The Harmful Effects of "Dr. Google" on Doctor-Patient Encounters

Clearstep Media
Clearstep Team

It’s no small secret in the medical industry that more patients are turning to the internet for medical assistance. When misinformation is rampant, staying in sync with your client base can be tricky.

Maintaining a sustainable healthcare organization means developing trust with your patients. Failing to meet their needs or answer their questions encourages them to turn to other sources.  According to Pew Research Center, seven out of ten Americans rely on social media for news or connection. That means, you can’t neglect a strong digital presence.

How do you mitigate the effects of “Dr. Google” on doctor-patient encounters? We have a few tips to ensure you’re staying on the same page with your patients.

Technology and medicine need to evolve equally. We established Clearstep to provide improved consumer-facing technologies for medical facilities.

The Prevalence of Medical Misinformation

Before we dive into the most common risks associated with medical misinformation, let’s first define the term. Medical misinformation is a catch-all phrase for receiving medical information from unqualified sources.

The field of medicine is built on ongoing research rooted in science and data. Sadly, the complexity of this field sometimes causes friction between doctors and patients. Patients who feel they haven’t been properly diagnosed/treated or aren’t able to get their questions answered will turn to the internet. 
According to recent studies, the most misunderstood medical topics today revolve around HPV, vaccinations and dieting, however, medical misinformation can occur with any topic. As patients continue to rely on unqualified opinions from a forum or a friend, this risk will keep growing at an astronomical rate.

Related: What are the roles of APPs in healthcare? Our guide will break down this important feature.

Self-Diagnosis Using Google

The first form of medical misinformation is attempting to achieve a diagnosis with Google. Frequent tactics in this area include looking up symptoms online, talking with non-clinical peers, chatting with others on forums, or watching videos on YouTube.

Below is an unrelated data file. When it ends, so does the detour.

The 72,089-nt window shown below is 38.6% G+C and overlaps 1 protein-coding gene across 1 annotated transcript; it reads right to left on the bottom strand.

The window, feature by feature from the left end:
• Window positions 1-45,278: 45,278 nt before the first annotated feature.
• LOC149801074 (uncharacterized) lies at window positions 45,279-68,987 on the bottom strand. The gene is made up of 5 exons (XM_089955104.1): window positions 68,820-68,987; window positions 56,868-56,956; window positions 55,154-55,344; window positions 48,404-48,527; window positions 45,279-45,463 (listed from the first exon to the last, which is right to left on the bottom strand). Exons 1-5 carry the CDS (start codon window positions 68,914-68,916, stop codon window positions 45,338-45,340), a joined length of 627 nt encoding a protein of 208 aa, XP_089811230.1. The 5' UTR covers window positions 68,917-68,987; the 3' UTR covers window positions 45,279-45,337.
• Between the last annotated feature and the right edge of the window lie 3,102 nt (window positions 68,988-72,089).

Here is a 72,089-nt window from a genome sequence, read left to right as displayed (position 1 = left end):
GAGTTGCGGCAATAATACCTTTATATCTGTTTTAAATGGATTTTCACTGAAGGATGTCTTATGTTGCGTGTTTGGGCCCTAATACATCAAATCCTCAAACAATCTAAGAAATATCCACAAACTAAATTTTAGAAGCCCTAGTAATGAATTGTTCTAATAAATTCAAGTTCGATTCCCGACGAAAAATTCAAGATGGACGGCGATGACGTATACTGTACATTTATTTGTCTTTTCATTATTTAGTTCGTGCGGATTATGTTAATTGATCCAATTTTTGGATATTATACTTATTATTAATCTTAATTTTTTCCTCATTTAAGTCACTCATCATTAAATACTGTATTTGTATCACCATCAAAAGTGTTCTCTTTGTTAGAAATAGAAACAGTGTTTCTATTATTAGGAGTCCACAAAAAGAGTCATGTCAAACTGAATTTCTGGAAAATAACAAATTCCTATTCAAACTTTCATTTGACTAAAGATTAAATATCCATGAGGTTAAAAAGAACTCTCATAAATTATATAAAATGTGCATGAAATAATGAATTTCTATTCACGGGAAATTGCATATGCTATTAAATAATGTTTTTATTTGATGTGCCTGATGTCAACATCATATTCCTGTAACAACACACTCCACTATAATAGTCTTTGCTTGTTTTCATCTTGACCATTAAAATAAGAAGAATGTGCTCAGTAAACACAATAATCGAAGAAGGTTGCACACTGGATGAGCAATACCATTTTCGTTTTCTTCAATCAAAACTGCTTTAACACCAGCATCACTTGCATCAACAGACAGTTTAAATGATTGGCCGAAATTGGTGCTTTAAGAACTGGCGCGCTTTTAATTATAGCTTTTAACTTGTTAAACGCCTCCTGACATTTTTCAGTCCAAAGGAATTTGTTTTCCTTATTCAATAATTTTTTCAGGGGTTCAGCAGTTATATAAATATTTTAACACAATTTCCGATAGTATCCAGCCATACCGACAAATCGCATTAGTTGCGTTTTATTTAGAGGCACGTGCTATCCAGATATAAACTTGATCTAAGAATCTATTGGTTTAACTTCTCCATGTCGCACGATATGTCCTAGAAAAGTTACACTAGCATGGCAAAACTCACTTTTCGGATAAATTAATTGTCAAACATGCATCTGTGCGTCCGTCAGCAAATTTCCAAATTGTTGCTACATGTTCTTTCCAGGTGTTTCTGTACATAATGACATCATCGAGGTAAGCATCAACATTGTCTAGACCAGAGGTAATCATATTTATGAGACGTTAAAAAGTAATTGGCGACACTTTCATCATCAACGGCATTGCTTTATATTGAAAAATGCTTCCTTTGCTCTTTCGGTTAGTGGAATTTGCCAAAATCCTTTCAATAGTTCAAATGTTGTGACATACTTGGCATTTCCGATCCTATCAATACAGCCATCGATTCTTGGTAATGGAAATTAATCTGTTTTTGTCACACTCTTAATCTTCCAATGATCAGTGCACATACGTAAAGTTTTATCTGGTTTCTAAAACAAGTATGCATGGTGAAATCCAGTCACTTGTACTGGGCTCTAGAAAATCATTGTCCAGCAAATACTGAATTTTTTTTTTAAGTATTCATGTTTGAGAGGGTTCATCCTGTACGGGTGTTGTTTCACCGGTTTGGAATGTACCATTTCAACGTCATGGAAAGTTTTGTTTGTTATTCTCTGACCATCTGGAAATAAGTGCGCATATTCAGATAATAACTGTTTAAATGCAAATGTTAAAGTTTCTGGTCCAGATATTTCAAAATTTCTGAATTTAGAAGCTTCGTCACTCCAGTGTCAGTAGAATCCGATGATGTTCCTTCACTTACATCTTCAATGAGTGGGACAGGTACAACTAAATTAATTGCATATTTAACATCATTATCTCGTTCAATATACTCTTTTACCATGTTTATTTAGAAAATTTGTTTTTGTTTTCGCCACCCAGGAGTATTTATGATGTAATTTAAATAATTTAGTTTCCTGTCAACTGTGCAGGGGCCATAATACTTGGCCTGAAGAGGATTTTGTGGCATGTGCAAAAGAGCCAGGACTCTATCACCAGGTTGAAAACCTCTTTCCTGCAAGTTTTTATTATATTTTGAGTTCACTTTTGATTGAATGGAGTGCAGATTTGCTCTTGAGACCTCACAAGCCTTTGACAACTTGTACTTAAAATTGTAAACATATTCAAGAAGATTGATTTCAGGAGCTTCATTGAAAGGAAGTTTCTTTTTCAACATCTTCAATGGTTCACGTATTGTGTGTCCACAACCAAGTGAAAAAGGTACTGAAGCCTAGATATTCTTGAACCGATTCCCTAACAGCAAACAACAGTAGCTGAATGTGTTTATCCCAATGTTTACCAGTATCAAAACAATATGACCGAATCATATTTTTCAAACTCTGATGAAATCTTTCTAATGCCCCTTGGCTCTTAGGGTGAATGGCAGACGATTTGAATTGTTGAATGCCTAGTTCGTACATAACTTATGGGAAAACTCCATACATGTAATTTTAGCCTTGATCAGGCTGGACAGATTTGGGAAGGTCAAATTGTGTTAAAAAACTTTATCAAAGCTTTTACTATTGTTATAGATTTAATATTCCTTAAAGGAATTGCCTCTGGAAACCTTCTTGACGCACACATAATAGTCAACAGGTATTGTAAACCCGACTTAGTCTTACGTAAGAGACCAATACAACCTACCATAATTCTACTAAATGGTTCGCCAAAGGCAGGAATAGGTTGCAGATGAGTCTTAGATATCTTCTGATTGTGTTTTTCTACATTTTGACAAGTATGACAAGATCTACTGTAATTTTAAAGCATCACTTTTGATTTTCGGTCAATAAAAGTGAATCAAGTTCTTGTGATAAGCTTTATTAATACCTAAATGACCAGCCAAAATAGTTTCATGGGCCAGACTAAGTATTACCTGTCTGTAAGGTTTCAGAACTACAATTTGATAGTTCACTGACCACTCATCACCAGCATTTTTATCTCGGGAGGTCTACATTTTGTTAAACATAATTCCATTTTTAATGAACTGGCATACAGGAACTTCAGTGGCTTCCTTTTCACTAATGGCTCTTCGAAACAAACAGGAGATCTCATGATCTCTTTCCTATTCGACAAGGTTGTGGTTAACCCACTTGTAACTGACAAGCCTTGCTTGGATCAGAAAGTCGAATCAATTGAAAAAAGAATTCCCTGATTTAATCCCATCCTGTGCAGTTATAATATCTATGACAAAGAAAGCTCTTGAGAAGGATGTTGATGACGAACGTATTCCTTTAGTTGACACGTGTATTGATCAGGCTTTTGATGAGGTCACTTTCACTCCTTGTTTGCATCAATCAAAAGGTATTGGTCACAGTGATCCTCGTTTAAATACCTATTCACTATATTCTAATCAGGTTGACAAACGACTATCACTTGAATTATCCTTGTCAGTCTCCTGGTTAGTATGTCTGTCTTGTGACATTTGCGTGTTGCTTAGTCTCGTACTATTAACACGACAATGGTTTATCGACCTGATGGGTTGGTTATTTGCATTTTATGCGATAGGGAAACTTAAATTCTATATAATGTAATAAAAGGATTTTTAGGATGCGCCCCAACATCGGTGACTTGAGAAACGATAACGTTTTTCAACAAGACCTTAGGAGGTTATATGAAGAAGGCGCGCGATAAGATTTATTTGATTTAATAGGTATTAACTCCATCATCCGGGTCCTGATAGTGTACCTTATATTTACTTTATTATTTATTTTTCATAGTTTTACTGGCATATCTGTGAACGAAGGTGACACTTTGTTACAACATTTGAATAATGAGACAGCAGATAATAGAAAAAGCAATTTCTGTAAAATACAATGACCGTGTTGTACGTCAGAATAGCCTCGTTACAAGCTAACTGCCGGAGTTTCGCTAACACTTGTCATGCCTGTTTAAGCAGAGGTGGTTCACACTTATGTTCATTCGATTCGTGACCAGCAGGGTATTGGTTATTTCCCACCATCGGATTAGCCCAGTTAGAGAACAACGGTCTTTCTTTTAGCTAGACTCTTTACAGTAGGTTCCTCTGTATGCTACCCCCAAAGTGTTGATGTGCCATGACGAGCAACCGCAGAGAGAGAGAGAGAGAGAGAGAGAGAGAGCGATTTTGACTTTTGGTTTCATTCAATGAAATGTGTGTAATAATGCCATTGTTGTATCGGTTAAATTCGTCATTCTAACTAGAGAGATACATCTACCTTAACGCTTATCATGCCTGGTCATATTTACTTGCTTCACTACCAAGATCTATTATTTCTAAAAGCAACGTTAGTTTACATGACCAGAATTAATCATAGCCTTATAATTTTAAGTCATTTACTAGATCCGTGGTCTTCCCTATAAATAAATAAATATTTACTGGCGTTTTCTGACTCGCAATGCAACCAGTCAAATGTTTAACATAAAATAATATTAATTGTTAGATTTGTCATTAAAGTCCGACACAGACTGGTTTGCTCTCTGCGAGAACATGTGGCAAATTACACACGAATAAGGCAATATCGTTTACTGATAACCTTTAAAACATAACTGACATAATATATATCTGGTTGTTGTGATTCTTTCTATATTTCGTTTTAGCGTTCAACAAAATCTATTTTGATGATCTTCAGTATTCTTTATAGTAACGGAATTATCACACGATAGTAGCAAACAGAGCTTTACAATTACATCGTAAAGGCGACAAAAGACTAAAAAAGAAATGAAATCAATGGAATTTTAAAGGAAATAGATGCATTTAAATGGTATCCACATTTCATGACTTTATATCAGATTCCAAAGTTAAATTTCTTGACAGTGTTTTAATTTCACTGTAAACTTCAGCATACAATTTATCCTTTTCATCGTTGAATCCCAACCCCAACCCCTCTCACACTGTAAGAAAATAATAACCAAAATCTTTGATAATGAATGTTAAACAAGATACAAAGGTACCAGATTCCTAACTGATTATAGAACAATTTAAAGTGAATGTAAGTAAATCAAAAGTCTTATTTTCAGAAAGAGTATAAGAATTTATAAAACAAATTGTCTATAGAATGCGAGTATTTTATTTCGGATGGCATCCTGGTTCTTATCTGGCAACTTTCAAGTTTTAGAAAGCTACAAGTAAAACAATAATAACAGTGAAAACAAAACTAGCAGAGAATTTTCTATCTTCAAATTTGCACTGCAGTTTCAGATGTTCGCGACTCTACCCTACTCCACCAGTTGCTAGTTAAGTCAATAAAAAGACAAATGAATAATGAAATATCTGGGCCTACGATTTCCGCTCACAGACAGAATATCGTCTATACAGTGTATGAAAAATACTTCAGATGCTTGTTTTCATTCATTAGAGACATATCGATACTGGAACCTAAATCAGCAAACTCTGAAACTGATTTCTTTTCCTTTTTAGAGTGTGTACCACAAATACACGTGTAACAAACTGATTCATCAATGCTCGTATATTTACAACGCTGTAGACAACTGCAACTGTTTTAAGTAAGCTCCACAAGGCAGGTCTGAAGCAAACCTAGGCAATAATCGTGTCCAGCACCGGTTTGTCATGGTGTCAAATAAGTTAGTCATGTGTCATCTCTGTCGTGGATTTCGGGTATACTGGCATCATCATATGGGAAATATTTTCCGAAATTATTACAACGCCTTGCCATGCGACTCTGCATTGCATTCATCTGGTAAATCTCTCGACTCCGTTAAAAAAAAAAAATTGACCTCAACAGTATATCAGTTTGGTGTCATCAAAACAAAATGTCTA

The reasons behind self-diagnosis are understandable for a few reasons. When doctors misdiagnose a patient, he or she becomes frustrated or scared. Likewise, medical discrimination may play a part in a patient not receiving adequate care. When a doctor-patient encounter is hampered by misinformation, the damaging cycle of mistrust continues. 

Self-diagnosis isn’t only the case for serious medical issues. Minor conditions run a particularly high risk for home remedies, some of which can be harmful. For example, a patient may attempt to treat a mild eczema flare-up with bleach instead of seeing a dermatologist. Another patient may try to take excessive amounts of a supplement all at once or buy strange products online instead of consulting a licensed professional.

These patients may eventually find themselves in the emergency room being treated for a more severe condition. The snowball effect of self-diagnosis is a real issue and is also a challenge that your organization should strive to mitigate. 

Risks Of Self-Diagnosis

Self-diagnosis is extremely risky for several reasons. When a patient decides they have a certain condition without a qualified second opinion, they open themselves up to harm.

While it’s one thing to be wrong about having a minor skin condition, it’s another thing to be wrong about cancer. Failing to receive an accurate diagnosis on time puts a patient at risk for a condition that can escalate into a life threatening situation. This snowball effect adds up financially, mentally, and physically.

While it’s important to note that online information can be a helpful place to start, it shouldn’t be the only resource. The internet is a tool that needs to be used carefully, but it’s often mismanaged. When patient care is starting to resemble popular online spaces, it’s time to make a change.

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Social Media vs. Google in the Healthcare Space

We have mentioned that most people use social media on a regular basis. Even if a patient primarily relies on “Dr. Google” for healthcare guidance, there’s a high chance they also browsed Twitter or Facebook.

Social media is a beneficial tool for medical companies to increase transparency in their business model. Twitter, Facebook, or LinkedIn can be used to communicate with patients on a case-by-case basis. Simple features like answering common questions or improving follow-up methods go a long way. 

The downside of social media is the chatter, misinformation, and difficulty regulating the online space. When Twitter stands as the ninth most visited site in the world, it’s impossible to overlook this factor in your value strategy.

Related: Virtual care is growing by the minute. Here’s why you should update your virtual care strategy!

Is It Beneficial To Use Google To Check Symptoms of Illness?

We believe Google can be a practical starting point for patients to narrow down their symptoms before reaching out to a doctor. Relying on Google or social media exclusively is another story.

The effect of relying on “Dr. Google” for doctor-patient encounters is harmful for many reasons. Patients run the risk of depending on misinformation and rejecting more qualified opinions. Similarly, doctors may spend more time debunking false information than providing adequate care. Multiple parties end up confused and frustrated thanks to medical misinformation.

Your ability to puncture internet noise stems from your consistent, transparent marketing strategy. When you treat digital resources like a tool and not a crutch, you’re already a step ahead of the competition.

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